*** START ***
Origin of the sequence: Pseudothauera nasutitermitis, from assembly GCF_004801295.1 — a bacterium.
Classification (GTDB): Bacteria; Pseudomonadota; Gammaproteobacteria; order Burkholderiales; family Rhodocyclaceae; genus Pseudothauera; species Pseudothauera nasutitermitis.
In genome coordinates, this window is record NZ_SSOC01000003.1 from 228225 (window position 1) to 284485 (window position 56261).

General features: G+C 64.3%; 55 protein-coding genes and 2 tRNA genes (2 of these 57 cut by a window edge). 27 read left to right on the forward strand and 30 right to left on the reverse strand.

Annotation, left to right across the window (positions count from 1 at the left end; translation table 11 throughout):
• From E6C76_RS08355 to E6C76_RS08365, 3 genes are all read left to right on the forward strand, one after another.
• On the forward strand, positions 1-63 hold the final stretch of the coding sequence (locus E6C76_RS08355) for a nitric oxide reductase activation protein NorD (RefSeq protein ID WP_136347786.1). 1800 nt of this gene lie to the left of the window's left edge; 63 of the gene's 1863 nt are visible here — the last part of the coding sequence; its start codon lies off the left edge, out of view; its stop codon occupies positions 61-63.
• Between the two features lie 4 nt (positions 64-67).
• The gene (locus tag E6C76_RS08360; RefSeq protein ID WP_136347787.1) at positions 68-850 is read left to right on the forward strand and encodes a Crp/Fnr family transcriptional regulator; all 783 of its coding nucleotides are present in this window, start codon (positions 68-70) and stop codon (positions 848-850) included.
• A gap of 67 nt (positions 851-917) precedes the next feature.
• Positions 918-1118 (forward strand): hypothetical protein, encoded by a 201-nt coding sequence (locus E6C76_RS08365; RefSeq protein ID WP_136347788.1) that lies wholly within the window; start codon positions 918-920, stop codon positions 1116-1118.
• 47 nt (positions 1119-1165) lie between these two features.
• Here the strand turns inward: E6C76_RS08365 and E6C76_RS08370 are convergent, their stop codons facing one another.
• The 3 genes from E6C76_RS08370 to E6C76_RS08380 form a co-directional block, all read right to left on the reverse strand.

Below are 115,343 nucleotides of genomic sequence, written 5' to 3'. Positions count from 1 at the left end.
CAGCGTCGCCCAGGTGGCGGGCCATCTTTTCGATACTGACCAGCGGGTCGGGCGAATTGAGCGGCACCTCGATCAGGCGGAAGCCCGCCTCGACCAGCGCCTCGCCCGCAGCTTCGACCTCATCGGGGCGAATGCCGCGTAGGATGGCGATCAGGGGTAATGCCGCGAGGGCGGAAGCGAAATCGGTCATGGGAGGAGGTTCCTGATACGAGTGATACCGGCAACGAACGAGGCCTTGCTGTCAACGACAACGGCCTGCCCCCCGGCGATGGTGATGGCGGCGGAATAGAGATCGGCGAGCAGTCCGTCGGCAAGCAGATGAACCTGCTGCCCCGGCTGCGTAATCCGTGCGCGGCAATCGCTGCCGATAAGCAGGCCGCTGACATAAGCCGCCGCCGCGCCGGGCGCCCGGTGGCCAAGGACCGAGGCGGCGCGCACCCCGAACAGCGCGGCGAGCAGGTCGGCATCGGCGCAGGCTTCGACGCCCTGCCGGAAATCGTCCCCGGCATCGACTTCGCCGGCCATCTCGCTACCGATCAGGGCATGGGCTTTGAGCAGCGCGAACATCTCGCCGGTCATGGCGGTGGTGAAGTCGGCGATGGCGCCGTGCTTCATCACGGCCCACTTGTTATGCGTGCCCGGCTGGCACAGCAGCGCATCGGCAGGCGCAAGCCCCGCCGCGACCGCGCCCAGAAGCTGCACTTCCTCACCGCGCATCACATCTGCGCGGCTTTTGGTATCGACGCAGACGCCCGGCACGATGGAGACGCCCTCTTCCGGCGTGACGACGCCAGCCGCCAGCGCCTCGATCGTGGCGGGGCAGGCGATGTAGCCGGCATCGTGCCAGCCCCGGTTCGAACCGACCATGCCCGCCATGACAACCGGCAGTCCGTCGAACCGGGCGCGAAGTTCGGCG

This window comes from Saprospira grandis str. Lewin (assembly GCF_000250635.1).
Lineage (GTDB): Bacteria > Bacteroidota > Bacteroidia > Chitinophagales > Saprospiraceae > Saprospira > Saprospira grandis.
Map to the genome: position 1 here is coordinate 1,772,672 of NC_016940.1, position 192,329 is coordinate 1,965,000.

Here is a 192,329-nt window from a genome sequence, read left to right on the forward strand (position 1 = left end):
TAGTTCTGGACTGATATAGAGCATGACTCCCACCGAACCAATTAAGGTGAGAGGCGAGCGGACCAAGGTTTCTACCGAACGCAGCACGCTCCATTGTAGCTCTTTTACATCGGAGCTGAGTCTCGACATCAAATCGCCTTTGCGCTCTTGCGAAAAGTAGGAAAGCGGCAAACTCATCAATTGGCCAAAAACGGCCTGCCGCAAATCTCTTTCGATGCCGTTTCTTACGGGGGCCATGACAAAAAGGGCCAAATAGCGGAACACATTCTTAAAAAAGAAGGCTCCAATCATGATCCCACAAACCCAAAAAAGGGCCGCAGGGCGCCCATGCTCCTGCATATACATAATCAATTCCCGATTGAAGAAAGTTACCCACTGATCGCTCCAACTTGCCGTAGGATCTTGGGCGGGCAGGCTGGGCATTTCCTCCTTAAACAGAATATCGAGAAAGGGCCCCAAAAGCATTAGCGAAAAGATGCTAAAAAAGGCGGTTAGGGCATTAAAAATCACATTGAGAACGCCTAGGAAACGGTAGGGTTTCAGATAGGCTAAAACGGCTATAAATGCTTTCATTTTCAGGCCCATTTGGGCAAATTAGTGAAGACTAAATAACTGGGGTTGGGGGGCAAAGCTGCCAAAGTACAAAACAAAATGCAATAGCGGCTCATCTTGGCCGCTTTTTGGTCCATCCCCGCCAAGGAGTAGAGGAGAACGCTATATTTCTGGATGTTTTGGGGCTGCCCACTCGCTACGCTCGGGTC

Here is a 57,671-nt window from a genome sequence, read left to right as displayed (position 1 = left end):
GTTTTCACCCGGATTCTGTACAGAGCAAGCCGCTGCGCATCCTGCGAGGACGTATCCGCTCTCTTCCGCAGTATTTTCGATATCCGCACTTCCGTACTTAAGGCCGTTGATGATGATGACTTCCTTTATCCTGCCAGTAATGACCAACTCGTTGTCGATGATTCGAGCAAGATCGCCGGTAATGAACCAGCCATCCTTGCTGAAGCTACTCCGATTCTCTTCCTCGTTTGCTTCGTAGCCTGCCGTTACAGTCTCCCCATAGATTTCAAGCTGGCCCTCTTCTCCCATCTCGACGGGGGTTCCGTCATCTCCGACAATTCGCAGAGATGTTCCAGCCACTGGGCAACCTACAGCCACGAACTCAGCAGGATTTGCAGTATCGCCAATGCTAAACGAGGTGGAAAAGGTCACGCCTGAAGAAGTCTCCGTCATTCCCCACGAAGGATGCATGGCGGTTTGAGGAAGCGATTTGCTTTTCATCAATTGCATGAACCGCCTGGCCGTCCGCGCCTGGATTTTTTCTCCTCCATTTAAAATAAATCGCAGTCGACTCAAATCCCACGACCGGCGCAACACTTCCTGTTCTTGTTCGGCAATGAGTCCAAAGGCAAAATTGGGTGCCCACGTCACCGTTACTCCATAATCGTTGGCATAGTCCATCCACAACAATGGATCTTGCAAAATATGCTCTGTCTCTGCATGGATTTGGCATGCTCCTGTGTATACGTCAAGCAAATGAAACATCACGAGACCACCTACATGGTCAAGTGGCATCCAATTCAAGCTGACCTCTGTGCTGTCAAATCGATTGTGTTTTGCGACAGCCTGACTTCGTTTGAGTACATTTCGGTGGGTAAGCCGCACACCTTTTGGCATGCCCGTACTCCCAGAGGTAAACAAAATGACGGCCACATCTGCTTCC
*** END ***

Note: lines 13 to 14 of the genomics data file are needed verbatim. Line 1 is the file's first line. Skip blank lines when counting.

• Here the strand turns inward: E6C76_RS08365 and E6C76_RS08370 are convergent, their stop codons facing one another.
• The 3 genes from E6C76_RS08370 to E6C76_RS08380 form a co-directional block, all read right to left on the reverse strand.